A new academic study released on Monday in northwestern Ontario finds health care staff are over-worked and facing psychological distress during the pandemic.
Dr. James Brophy and Dr. Margaret Keith, academic researchers affiliated with the University of Windsor, led the investigative study on health care workers’ experiences in Ontario’s hospitals and long-term care homes.
The study Sacrificed: Ontario Healthcare Workers in the Time of COVID-19 comes as the second wave lockdown begins in areas of the province.
Nurses, personal support workers, custodians and other Ontario front-line health care workers were interviewed for the study. The report said workers felt they were being ‘sacrificed’ by governments.
The research aims to look at how the systemic weaknesses in Ontario’s health system adversely impacted front-line health workers during the first wave of the pandemic.
During the months of April and May, Brophy and Keith conducted in-depth, anonymous interviews with 10 front-line health care workers from hospitals and long-term care facilities across the province.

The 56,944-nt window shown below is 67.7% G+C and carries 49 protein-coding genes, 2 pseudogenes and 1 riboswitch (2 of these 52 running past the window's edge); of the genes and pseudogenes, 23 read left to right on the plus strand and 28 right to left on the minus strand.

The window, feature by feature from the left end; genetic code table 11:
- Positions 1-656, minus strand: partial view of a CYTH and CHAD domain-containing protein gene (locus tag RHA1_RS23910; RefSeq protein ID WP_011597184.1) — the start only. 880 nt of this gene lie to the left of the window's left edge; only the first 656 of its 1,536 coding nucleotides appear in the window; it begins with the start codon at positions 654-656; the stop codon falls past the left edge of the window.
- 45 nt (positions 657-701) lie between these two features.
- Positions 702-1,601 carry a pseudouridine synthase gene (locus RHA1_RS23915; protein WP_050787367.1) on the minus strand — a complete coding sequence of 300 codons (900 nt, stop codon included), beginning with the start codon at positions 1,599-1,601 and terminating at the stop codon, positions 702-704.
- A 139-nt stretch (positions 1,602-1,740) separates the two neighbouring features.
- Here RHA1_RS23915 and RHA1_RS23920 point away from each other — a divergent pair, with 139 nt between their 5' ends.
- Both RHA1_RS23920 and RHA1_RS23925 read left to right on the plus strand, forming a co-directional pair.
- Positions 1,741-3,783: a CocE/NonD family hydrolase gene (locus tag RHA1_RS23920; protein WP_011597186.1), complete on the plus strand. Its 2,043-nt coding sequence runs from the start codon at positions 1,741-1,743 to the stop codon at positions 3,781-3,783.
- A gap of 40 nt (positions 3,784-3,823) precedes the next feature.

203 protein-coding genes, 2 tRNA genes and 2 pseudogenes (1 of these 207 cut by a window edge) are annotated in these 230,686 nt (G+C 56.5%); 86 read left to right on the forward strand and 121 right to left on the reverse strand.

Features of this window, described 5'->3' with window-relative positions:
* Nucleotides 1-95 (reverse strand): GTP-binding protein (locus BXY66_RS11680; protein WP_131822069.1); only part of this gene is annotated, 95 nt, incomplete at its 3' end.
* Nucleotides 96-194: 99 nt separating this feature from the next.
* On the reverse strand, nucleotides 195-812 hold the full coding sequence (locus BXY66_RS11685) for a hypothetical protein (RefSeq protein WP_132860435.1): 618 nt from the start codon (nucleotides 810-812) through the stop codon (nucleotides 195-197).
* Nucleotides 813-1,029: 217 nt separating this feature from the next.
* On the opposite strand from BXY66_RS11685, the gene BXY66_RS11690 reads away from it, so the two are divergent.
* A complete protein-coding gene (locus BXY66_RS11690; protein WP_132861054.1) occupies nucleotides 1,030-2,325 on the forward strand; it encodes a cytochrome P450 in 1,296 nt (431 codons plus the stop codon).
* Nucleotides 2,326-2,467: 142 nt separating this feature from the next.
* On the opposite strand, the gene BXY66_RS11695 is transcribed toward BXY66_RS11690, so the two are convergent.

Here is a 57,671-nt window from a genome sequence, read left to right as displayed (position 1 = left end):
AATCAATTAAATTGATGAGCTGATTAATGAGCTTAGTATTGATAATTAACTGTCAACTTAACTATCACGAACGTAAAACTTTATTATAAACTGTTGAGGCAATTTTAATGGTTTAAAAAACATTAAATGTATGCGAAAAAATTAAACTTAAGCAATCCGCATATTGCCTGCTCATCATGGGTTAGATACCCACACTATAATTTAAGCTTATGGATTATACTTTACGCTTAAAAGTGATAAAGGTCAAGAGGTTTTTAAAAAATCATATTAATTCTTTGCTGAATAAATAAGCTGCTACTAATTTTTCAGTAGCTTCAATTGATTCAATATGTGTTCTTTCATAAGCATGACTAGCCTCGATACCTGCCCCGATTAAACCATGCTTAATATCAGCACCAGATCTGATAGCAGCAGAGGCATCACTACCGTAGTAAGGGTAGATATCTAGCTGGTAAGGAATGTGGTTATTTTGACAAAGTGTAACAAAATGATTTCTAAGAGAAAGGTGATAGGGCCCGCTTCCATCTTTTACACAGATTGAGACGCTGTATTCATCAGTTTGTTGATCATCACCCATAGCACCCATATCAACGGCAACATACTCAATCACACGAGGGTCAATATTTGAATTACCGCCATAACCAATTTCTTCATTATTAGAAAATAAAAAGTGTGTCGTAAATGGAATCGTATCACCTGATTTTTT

“The interviews took place in real time as the pandemic was approaching,” Brophy said. “Words on a page do not convey the level of emotion we heard in the voices of health care workers.”
Brophy added that workers also voiced their anger and desperation with one health care worker even breaking down crying during the interview.
Co-author Michael Hurley said that the study findings lead to important recommendations for the province moving forward.
The recommendations from the study include raising staffing levels in hospitals and in long-term care, legislated protection to allow staff to speak out about conditions without being reprimanded, providing access to protective equipment, greater support from management and access to mental health supports.
The study released Monday by Brophy and Keith is the third in a series of articles about Ontario health care workers that have involved over 100 interviews over the span of three years. The first two studies focused on violence against health care staff.
The research was done in collaboration with the Ontario Council of Hospital Unions-Union of Public Employees (OCHU-CUPE). OCHU-CUPE conducted a poll done in March involving 3000 members about their concerns regarding their safety.
According to the polling, the majority felt that they were not being adequately protected. Eighty-seven per cent said there is not enough personal protective equipment on hand to keep them safe and 91 per cent said that they feel abandoned by the provincial government.
“You’d think we would be doing better by now,” Keith said. “We’ve had months between the first wave and this wave and we have not really improved much at all, in fact, in some ways I think things are getting worse.”
Keith adds that there is a real concern for the healthcare system as workers are ‘burning out’ and staffing levels have not improved.